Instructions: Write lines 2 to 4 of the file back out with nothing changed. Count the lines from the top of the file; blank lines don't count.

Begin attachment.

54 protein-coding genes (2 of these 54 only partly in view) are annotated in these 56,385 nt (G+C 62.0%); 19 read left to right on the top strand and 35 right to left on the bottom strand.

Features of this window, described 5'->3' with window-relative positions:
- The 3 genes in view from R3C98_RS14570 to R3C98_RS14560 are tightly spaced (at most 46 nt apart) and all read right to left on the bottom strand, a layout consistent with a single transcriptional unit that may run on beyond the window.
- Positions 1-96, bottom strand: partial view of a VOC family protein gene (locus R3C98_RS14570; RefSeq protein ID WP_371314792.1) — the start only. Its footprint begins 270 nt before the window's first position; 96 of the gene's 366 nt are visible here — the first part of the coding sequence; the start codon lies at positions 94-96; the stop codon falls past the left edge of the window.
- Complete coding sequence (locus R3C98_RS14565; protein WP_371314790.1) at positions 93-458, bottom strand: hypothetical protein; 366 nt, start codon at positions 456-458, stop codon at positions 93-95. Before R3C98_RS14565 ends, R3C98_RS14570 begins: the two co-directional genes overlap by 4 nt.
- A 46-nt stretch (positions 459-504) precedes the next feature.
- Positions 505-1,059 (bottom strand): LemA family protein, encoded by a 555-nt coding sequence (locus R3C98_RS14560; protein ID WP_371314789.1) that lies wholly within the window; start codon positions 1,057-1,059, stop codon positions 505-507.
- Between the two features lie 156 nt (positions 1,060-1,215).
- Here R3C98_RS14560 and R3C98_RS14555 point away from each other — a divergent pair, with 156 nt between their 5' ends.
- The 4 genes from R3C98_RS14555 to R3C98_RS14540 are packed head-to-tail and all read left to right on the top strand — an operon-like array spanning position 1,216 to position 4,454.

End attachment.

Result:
Features of this window, described 5'->3' with window-relative positions:
- The 3 genes in view from R3C98_RS14570 to R3C98_RS14560 are tightly spaced (at most 46 nt apart) and all read right to left on the bottom strand, a layout consistent with a single transcriptional unit that may run on beyond the window.
- Positions 1-96, bottom strand: partial view of a VOC family protein gene (locus R3C98_RS14570; RefSeq protein ID WP_371314792.1) — the start only. Its footprint begins 270 nt before the window's first position; 96 of the gene's 366 nt are visible here — the first part of the coding sequence; the start codon lies at positions 94-96; the stop codon falls past the left edge of the window.